Its part of the McCormack legend now that, despite a raft of offers, she
didnt work for eight months after Braveheart, except in the all-too-gritty
role of barmaid in a west London pub. "Every part I was sent seemed to be for tragic
women with long hair. So I got my hair cut and sat around, because I wanted to do films
with strong women in them who have something to say," she said.
In fact, the Scottish connection continued as she played
opposite Billy Connolly in the TV film, Deacon Brodie. She plays
Brodies lover, an ex-prostitute called Annie Grant.
She was the mother of his illegitimate child,
and his final sexual conquest before he went to the gallows. According to McCormack:
"For her, it was an unrequited love. Its really about the decline of a woman in
love and that love turns into an obsession. It is a wonderful character because she is so
vulnerable and so desperately in love. She ends up in an almost schizophrenic state of
mind. She has too much love in her heart and it gets broken in the end."
She moved on to a more demanding, but not
dissimilar role in 1998. She was the honest courtesan, in the sixteenth-century drama of
that name, set in Venice and co-starring Rufus Sewell. Based on the historical character
of Veronica Franco and variously described as "a costume romp" and "a dull
period drama", it was something of a disappointment to McCormack who accepted it
because "it was a wonderful female role about a real woman." Hoping, she has
cheerfully admitted since, that she was going to further her career by a piece of solid
acting in a La Reine Margot sort of film, she has learned to laugh at her naivete.
She did, however, make a small, personal, and, it seems, proud stand against the
Hollywood-isation of history.
She has not been shy to reveal that the
director took her out for a meal one night and ordered a couple of bottles of wine. After
a few glasses he asked if she would be prepared to use sticky tape to pull up her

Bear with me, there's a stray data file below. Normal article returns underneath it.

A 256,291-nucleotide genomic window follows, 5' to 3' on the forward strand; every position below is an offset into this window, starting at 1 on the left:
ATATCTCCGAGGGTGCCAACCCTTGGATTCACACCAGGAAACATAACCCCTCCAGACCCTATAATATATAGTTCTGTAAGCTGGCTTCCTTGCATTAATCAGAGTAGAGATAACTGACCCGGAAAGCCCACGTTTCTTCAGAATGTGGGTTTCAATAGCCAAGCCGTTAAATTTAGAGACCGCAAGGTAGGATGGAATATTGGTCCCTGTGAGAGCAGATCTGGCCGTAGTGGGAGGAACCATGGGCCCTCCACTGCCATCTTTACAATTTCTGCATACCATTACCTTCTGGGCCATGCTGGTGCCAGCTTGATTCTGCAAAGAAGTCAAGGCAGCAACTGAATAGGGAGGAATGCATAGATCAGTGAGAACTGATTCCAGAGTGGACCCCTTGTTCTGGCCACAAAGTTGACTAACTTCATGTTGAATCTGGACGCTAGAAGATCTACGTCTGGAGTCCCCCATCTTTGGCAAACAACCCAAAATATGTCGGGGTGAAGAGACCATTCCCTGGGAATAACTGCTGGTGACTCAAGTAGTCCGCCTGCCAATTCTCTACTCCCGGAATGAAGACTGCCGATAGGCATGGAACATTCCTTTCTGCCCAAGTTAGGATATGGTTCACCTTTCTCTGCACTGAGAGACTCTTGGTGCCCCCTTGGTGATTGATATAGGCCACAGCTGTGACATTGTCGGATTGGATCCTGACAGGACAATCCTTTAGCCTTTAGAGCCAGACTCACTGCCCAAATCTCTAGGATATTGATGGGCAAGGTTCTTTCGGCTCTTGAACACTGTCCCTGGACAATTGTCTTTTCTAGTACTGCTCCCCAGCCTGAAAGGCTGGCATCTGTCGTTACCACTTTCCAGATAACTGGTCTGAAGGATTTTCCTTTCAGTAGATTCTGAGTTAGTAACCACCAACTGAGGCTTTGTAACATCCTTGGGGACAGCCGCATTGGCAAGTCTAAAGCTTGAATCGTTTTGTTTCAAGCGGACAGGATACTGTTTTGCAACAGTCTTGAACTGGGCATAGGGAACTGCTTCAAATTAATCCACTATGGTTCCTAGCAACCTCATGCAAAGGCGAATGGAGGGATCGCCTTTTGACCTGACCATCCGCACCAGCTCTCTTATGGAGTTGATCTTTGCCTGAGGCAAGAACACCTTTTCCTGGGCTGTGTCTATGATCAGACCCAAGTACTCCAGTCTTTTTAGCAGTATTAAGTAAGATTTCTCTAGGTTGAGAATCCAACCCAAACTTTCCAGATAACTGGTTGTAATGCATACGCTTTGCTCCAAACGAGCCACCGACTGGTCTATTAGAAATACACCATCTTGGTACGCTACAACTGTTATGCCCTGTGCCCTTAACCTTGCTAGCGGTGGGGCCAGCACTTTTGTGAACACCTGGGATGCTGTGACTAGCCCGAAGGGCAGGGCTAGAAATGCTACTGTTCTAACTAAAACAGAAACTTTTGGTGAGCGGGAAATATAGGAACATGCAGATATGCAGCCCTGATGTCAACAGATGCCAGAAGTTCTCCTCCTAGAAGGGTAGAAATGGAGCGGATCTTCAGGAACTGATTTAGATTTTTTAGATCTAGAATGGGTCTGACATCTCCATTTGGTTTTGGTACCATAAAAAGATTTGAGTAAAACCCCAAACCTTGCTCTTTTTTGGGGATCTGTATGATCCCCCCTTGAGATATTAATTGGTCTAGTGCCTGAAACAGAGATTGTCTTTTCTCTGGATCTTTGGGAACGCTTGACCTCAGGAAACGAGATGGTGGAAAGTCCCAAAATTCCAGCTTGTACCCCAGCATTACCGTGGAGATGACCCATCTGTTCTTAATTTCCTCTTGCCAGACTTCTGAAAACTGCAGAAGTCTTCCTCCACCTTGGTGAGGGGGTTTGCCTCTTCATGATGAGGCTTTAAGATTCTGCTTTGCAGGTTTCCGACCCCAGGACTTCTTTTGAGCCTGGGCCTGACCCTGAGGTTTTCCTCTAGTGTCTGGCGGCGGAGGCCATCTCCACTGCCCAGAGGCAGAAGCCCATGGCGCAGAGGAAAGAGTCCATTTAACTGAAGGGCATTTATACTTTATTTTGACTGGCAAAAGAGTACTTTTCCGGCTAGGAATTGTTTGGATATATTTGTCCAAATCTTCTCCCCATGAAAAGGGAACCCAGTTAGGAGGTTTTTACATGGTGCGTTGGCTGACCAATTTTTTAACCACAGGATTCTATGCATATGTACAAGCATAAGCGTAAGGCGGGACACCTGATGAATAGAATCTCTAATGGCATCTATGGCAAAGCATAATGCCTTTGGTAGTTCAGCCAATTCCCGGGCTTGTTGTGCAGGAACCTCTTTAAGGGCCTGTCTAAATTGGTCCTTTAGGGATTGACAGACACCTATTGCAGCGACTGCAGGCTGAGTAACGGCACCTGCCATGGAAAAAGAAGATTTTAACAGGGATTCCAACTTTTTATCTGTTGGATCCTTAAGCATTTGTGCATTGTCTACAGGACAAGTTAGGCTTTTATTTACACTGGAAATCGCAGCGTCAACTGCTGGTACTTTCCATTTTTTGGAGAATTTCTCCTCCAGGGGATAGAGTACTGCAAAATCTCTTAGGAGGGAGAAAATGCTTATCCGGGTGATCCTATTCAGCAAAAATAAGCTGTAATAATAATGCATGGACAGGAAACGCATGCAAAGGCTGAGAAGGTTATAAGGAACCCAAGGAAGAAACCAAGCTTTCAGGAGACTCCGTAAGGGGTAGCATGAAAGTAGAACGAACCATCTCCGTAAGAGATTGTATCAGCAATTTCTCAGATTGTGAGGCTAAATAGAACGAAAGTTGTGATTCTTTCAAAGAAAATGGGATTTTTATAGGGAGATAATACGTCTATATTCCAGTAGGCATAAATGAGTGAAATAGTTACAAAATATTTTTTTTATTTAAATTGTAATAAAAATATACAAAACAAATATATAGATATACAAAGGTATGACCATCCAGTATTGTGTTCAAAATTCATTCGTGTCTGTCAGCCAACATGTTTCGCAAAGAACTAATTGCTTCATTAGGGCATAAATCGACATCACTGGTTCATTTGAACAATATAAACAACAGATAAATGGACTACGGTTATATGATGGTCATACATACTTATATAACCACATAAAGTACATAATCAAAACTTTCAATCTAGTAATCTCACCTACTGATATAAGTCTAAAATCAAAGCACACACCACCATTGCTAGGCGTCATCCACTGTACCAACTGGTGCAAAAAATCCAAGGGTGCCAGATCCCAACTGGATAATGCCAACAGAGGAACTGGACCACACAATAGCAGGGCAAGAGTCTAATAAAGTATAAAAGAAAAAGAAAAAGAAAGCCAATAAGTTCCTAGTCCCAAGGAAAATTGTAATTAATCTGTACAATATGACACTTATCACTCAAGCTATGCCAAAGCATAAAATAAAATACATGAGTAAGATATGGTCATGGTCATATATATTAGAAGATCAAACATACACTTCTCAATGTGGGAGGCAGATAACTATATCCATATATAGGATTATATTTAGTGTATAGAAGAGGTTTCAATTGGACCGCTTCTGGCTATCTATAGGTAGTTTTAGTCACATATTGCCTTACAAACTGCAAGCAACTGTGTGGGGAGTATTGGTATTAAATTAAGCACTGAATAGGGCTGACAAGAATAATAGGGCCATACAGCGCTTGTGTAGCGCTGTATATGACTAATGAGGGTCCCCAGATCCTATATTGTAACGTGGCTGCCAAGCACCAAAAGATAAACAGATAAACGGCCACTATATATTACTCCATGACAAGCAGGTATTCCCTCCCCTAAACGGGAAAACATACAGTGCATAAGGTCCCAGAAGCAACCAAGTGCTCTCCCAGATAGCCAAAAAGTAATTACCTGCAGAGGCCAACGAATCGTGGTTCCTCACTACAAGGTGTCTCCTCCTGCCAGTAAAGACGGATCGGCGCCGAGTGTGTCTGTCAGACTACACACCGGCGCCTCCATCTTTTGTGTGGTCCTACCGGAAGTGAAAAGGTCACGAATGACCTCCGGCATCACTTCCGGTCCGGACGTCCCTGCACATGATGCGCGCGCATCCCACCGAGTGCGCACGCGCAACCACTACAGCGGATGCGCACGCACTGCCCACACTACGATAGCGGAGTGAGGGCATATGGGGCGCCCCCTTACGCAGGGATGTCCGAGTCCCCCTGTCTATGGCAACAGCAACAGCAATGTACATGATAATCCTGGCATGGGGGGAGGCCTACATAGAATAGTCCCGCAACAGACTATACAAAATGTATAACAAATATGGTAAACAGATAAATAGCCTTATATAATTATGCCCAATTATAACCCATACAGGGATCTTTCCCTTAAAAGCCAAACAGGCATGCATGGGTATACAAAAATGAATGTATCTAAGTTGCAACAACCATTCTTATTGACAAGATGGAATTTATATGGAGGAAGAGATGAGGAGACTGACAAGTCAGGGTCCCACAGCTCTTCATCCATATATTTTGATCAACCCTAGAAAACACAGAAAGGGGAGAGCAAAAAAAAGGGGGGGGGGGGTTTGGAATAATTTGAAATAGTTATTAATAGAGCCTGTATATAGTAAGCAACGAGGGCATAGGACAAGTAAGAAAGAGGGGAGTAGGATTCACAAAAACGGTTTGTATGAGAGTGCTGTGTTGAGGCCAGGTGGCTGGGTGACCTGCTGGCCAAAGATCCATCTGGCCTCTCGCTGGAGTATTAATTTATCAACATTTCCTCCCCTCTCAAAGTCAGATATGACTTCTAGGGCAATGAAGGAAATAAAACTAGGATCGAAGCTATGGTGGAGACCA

breasts. She laughed and refused.
She also took advantage of the offer of a
body double for the explicit sex scenes. Revenge is always sweet, but she did not allow it
to cloud her vision of how she wanted her career to proceed. After The
Honest Courtesan translated into Dangeous
Beauty for an American audience who did not know what courtesan meant she
confessed: "I hated it myself. I wouldnt have offered me any films after
Perhaps it was having an Irish grandfather
which prompted her to accept the role of a young v oman who has an illegitimate child in
defiance of the strict morality of small-town 1930s Ireland, in Dancing
at Lughnasa. Despite starring Meryl Streep, it was not well-received critically,
although for the first time McCormack had a role which offered real scope for her acting
abilities. She herself embraced it as a learning experience, saying afterwards:
"There was one point when even Meryl Streep suddenly confessed how worried she was
over one of her scenes.
"I thought if someone like her is
worried, with two Oscars and a great reputation over the past 20 years, there was hope for
Hope has been moving steadily and admirably
closer to reality ever since. Despite choosing film parts with care, they have been a
motley selection, including Jocelyn, a bespectacled, oddball hypochondriac who tends
tombstones for absentee families in Born Romantic.
She has co-starred opposite Sean Penn in the
melodrama, The Weight of Water, with Brad Pitt in Spy Game, and with Pierce
Brosnan in The Tailor of Panama. Her conclusion is that having tried the good
parts with bad directors and the small parts with good directors, neither combination has
satisfied her ambitions.
She has returned, with obvious joy, to the
stage and made the first moves towards directing.
Last year she played the title role in Anna
Weiss, a complex play about the subject of false memory syndrome. The fathers
alleged molestation of his daughter and her relationship with the therapist, Anna, are
The obviously draining role, however, was one
McCormack relished. It was much more her kind of role than playing romantic leading
ladies, she says. Shes now to be found treading the boards once more, this time at
the Soho Theatre in London. After shooting to fame six years ago as the girl who was
kissed by Mel Gibson and confessing to being "in constant shock because I just
couldnt believe I was doing it," Catherine McCormack is the female lead in Kiss
Me Like You Mean It, a romance by the young playwright, Chris Chibnall.
Shes reportedly not overwhelmed by the
script, which may be dangerously close to sentimental, but delighted to have an input to
its evolution, a rare experience, she acknowledges, for an actor, who is more used to
being dictated to by a director or a writer.
That comment perhaps holds the key to her
future career. She has just directed her first film an adaptation of William
Boyds short story Cork which she hopes to develop into a feature and
clearly relishes the very different form of creativity from "standing there, speaking
a few lines and moping."
"Unless you are getting the Kate Winslet
roles all the time, you have to take control," she once said. At 29, it looks as
though she has.